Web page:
October 26, 2014

View as List 6 Tanning Bed Myths

  •  6 Tanning Bed Myths

    Ultraviolet (UV) radiation—whether from sunlight or sunlamps—increases skin cancer risk; damage is cumulative. It also accelerates skin aging. So don’t believe the following claims made by the tanning bed industry.

  • 1

    Indoor tanning is safe

    Indoor tanning is not safer than tanning in the sun. It can produce harmful rays and lead to adverse effects. In fact, there is no “safe” way to tan. Even “low pressure” sunlamps and those that claim to provide “controlled” doses of ultraviolet (UV) are harmful. 

  • 2

    A base tan prevents sunburns

    Not so. The UV spectrum emitted from most sunlamps darkens skin primarily due to oxidation and redistribution of pre-existing melanin (the pigment in skin that absorbs UV); it has a minimal effect on the amount of melanin. The resulting tan is thus mostly cosmetic, not protective.

  • 3

    Indoor tanning is healthy for young people

    In an investigation by the U.S. House Energy & Commerce Committee in 2012, four out of five tanning salons made such false claims when contacted by people pretending to be fair-skinned teenage girls. Nearly all the salons denied the known health risks, with half denying that tanning increases skin cancer risk, calling that a “big myth,” “rumor” or “hype.”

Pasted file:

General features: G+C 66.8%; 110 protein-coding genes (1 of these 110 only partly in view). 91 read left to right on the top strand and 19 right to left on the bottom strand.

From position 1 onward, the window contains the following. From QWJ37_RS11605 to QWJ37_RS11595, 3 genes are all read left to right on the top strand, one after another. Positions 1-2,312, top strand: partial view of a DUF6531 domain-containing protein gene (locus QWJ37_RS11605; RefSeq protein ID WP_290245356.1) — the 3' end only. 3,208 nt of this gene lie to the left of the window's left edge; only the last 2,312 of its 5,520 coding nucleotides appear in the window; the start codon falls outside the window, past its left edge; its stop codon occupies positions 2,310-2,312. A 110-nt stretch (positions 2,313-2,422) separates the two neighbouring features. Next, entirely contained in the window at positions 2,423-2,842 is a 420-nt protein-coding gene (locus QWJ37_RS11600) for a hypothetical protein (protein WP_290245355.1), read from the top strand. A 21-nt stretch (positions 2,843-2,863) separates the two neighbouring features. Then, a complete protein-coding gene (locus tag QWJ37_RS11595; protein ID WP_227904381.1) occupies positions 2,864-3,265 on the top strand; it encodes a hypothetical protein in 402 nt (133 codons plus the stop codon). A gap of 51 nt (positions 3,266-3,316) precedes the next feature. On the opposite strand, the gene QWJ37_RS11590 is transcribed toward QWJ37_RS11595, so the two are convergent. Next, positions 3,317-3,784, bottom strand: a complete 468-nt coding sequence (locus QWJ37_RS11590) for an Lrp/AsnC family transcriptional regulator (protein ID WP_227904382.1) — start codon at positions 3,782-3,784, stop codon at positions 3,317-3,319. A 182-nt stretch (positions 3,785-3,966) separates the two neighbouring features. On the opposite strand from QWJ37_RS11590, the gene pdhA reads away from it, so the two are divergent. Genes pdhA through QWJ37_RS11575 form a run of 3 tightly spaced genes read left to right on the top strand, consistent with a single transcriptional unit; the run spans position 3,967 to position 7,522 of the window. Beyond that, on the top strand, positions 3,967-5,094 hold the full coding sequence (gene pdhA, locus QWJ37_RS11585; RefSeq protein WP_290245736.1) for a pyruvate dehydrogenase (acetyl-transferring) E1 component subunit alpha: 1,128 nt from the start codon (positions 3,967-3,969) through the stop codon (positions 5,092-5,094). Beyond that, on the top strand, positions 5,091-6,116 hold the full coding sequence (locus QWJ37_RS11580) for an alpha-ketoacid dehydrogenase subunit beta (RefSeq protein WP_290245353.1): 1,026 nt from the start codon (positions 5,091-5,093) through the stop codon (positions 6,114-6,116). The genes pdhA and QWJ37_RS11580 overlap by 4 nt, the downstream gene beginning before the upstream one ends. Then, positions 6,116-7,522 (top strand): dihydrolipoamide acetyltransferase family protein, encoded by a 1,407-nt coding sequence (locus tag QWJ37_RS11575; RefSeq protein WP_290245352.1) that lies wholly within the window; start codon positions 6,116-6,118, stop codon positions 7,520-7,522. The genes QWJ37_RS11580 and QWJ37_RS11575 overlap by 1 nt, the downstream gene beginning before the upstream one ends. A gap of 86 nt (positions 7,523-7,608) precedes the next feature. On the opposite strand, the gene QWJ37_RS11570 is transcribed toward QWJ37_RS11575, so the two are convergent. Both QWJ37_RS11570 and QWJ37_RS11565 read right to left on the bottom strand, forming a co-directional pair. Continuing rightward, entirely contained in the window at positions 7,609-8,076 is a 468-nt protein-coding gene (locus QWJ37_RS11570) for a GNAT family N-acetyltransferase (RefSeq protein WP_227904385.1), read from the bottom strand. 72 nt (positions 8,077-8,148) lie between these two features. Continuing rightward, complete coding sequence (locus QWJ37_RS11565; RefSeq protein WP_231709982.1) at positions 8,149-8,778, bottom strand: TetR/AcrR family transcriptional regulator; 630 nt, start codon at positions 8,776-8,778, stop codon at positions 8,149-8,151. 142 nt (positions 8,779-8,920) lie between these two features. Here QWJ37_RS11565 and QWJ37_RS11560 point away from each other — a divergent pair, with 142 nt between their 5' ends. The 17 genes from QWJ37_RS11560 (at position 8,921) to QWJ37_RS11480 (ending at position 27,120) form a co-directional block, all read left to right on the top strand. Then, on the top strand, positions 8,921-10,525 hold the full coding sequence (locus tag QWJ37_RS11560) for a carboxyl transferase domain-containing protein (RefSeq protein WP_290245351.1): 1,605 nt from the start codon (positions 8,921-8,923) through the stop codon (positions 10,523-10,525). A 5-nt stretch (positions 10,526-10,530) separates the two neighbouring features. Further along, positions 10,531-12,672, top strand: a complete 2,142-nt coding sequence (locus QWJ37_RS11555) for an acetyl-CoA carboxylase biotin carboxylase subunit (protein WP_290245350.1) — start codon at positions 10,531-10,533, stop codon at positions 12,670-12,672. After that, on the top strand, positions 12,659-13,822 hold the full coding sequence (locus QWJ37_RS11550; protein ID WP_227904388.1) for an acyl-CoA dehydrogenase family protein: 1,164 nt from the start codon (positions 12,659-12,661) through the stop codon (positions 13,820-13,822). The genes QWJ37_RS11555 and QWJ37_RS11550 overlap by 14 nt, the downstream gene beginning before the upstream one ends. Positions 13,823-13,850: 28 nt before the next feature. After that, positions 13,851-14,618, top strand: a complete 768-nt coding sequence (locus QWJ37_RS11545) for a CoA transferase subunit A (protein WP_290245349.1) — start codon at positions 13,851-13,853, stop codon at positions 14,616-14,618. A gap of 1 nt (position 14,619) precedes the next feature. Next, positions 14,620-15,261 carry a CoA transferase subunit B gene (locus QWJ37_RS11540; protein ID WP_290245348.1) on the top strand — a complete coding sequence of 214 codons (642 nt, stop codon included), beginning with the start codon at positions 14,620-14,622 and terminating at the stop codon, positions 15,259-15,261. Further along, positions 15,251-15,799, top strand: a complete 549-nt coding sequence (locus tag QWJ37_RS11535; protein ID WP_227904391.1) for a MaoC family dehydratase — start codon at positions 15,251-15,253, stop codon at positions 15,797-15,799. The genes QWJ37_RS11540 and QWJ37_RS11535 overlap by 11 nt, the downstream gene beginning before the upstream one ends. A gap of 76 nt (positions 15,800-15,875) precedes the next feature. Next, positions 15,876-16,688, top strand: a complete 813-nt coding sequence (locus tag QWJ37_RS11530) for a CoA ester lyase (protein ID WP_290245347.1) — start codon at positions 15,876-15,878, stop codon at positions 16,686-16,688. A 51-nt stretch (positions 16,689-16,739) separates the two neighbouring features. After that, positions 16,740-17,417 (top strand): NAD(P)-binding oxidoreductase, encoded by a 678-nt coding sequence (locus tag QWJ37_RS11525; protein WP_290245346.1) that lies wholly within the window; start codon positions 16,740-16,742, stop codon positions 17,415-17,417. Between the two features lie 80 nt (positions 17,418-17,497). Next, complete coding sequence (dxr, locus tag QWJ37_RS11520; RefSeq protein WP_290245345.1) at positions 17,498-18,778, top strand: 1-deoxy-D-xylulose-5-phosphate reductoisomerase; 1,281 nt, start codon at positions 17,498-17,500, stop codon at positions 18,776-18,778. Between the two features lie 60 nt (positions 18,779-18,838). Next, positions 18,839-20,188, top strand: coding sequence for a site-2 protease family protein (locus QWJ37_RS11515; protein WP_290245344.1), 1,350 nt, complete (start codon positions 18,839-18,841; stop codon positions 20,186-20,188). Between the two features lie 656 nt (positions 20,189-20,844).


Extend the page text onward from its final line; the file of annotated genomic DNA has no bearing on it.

• 4

    Tanning beds provide vitamin D safely

    Some sunlamps can induce production of vitamin D, but as the Food and Drug Administration (FDA) states, “it is unclear whether the benefit of such production outweighs the risks of use.” Diet and supplements are a safe—and effective—way to get vitamin D.

  • 5

    Vitamin D from tanning beds prevents cancer

    Though vitamin D has been linked in many observational studies with reduced risk for some cancers (such as prostate, breast and colon), results have been inconsistent and don’t prove cause and effect. In any case, even if vitamin D has anti-cancer benefits, there are no studies indicating that it has to come from sunlight or sunlamps.

  • 6

    Tanning beds help seasonal affective disorder

    It’s true that bright (visible) light can have therapeutic effects on this mood disorder, but there’s no definitive evidence that UV (invisible) rays have the same benefit. In fact, special lamps designed to treat seasonal affective disorder (SAD) filter out most UV.